The “real” product market fit (PMF) that startups seek is a SCALABLE SOLUTION to a BIG problem in a BIG market. In SaaS, PMF is when you can add and retain $20K/month in MRR at the same cost as the $5K/month you added 12 months ago. It’s rare, but it happens. And it’s beautiful. We are investors in 15+ SaaS companies, and have found there are often false positives in the journey to “real” product market fit. Here’s what we’ve learned, much of which applies to any startup.
1. You have ten to twenty customers… and have for a while
Most commonly, this manifests as founders selling to “friendly” former customers/clients, but being unable to expand to cold prospects. Sometimes this is startups selling an SMB solution to lots of other startups in their accelerator or accelerator alumni family. I call this a Ponzi Scheme (!!). But this type of false positive can happen even without “friendly” sales. It just might be you found 15 customers – and not 16 – because the product doesn’t solve a problem for many.
Solution: Look for larger schools of fish nibbling at your product but not buying. Solve their problem.
2. Founders sold the product but the sales people you’ve hired can’t figure it out
Founders have infinite passion, and passion is contagious. Founders may be able to sell a product that hired guns can’t because the founders can share the future vision and sell that. Hired guns need to sell what’s on the truck. If it’s not working, it means the product is missing key features or isn’t hitting a real pain. Of course there’s also the chance you hired the wrong sales people – an issue that is often confounded with a PMF issue. You can sort the two out by having some advisors with related sales expertise observe your sales team in action and peruse your pipeline.
Solution: If not a hiring problem, spend more time with potential “cold” customers to understand their needs.
3. Services are > 25% of your revenue
If the service layer on top of your software product is thick, you might be faking product market fit by customizing the product for every customer. This is typical early on – especially in enterprise SaaS – but needs to decline rapidly to successfully scale.
Solution: There are two root causes behind this type of problem. The first is that the product doesn’t have the right features, integrations or workflow for a critical mass of customers. This is solvable by developing these features as you learn from your early customers what is important. The second likely root cause is that the target customer/market prefers buying services instead of software. This is a harder problem to solve and common in non-techie industries (examples: food manufacturing and event planning).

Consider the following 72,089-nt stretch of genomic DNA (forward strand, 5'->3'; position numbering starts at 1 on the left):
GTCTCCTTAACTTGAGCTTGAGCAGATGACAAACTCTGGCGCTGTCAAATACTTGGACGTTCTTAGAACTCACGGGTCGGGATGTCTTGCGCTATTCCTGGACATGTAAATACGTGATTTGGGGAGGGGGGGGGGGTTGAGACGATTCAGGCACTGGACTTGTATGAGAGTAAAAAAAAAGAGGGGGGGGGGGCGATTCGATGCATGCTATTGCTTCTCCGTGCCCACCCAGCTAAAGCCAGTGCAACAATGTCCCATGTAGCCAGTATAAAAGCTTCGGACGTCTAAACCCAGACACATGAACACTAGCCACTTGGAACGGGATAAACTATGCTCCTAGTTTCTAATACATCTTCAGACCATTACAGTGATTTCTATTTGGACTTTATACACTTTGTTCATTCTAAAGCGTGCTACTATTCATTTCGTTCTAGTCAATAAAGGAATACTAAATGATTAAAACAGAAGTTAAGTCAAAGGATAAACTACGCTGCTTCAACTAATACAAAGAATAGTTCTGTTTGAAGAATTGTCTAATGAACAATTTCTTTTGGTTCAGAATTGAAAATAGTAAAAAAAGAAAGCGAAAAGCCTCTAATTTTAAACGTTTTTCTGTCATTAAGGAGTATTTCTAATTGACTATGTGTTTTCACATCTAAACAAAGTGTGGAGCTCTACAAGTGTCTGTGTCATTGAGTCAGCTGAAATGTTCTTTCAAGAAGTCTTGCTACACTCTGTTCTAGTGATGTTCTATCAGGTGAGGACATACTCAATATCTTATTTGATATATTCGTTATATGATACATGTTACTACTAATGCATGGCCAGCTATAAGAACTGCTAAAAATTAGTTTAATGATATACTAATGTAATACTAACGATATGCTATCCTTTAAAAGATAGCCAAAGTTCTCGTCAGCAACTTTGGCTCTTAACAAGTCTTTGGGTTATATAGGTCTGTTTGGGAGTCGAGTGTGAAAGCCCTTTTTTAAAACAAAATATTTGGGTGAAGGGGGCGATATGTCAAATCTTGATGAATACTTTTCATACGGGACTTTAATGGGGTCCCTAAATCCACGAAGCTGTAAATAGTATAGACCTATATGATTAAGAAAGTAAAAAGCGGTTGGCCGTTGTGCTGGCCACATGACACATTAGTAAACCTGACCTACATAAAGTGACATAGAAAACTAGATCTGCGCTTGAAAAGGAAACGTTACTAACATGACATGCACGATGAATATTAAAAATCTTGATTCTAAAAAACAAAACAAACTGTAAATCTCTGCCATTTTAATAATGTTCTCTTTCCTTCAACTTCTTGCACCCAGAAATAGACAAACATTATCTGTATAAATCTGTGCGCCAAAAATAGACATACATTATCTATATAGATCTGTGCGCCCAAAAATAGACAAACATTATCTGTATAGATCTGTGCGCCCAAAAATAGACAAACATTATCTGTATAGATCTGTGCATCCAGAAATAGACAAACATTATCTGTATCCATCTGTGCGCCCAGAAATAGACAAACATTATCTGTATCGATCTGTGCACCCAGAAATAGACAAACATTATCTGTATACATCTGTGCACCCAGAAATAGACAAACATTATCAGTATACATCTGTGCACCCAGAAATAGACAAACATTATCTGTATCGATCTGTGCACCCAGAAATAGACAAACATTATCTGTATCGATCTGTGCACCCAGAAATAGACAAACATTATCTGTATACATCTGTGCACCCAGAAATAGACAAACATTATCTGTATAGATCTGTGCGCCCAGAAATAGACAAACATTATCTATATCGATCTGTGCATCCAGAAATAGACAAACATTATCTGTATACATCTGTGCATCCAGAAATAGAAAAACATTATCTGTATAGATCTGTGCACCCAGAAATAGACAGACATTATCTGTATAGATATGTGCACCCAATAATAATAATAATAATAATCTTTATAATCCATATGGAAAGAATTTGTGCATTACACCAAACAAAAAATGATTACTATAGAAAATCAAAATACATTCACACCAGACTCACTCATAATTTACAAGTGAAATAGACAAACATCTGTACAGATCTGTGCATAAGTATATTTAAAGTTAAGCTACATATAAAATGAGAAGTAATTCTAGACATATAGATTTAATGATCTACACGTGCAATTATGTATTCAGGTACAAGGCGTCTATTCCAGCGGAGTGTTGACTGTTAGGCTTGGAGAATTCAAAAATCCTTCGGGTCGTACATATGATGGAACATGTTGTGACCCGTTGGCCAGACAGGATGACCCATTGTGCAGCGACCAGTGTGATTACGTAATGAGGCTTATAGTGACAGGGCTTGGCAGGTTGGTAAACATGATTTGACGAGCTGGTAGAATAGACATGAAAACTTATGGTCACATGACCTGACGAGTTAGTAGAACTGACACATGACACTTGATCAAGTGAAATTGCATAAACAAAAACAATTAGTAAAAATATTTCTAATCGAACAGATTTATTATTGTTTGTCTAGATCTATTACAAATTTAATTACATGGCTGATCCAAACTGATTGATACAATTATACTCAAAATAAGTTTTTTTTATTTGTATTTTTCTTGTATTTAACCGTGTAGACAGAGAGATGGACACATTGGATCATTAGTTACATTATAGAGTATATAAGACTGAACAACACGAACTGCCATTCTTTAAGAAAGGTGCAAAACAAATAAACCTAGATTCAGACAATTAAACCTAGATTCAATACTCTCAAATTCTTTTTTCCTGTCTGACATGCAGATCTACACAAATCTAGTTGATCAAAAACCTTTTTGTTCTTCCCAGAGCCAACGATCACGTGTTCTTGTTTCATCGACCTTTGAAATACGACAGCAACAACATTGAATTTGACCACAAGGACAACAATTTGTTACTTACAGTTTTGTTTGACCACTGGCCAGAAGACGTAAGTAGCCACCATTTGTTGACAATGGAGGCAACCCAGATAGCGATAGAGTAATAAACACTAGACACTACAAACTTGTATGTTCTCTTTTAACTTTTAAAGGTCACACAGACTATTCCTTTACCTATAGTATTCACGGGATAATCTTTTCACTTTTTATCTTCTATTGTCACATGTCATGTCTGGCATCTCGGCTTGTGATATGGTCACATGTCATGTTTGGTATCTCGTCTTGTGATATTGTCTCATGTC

What is normal for a service layer? Below are some helpful stats from the Pacific Crest 2013 SaaS Survey. A typical professional services layer (as a percent of 1st year ACV) is 21% for enterprise and much lower for SMB and Very Small Business (VSB) SaaS.
Professional Services (% of 1st Year ACV) by SaaS Customer Type
Source: Pacific Crest 2013 SaaS Survey
Services can either be implementation or ongoing services. Almost all enterprise SaaS has implementation services associated with it. Many successful SaaS companies like Salesforce build consulting ecosystems around them to support implementation. This is a terrific way to externalize the service layer so it doesn’t affect your awesome SaaS valuation multiple. Ongoing services are harder to externalize, though it is done successfully in some industries like advertising and marketing where agencies have built a service ecosystem on top of the software providers.
4. You can’t get access to senior deciders
Inability to access senior deciders – assuming you have a tenacious sales team – is a clear sign that your product or service doesn’t meet a big pain.
Solution: Find a really painful problem to solve.
5. Your first round of renewals goes horribly wrong
I’ve seen first renewal cycle rates as low as 50%. Now that’s a burning platform. This can be caused by lack of or poorly executed post-sales enablement (training, lifecycle marketing, etc), or it could be a PMF problem – your product just wasn’t what your customers had hoped for. You need to talk to your customers to figure out which one it is.
Solution: I’ve written before about improving post sales enablement. If that’s not the issue, and PMF is the problem, it may be that additional features or better UI/UX solve the problem. Worst case, you’re back to finding a really painful problem to solve.
We often see false PMF rear its head between 25K and 50K MRR just a bit before or after a Series A raise. It’s easy to see a PMF problem when a seed stage company has little to no revenue, but at higher levels of revenue, the revenue itself deceives our simple human brains. When recognized early, false PMF spurs quick corrective action or pivot followed by continued ramp. When not recognized, teams attempt to muscle through it… pushing a rock up hill. This isn’t sustainable because sales efficiency is very low, revenue ramp is anemic and the company quickly hits cash crunch.